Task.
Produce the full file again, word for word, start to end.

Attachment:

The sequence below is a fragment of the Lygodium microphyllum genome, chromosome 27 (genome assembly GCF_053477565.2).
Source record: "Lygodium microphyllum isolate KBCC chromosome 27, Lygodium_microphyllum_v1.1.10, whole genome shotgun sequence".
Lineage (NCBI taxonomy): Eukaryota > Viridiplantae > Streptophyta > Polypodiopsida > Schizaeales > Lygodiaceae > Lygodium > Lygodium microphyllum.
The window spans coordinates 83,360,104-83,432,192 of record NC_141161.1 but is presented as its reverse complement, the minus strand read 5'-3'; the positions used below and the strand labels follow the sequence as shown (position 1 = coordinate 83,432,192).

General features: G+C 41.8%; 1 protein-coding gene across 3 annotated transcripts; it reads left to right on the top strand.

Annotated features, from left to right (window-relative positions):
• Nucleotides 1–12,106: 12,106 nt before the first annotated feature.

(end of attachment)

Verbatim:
The sequence below is a fragment of the Lygodium microphyllum genome, chromosome 27 (genome assembly GCF_053477565.2).
Source record: "Lygodium microphyllum isolate KBCC chromosome 27, Lygodium_microphyllum_v1.1.10, whole genome shotgun sequence".
Lineage (NCBI taxonomy): Eukaryota > Viridiplantae > Streptophyta > Polypodiopsida > Schizaeales > Lygodiaceae > Lygodium > Lygodium microphyllum.
The window spans coordinates 83,360,104-83,432,192 of record NC_141161.1 but is presented as its reverse complement, the minus strand read 5'-3'; the positions used below and the strand labels follow the sequence as shown (position 1 = coordinate 83,432,192).

General features: G+C 41.8%; 1 protein-coding gene across 3 annotated transcripts; it reads left to right on the top strand.

Annotated features, from left to right (window-relative positions):
• Nucleotides 1–12,106: 12,106 nt before the first annotated feature.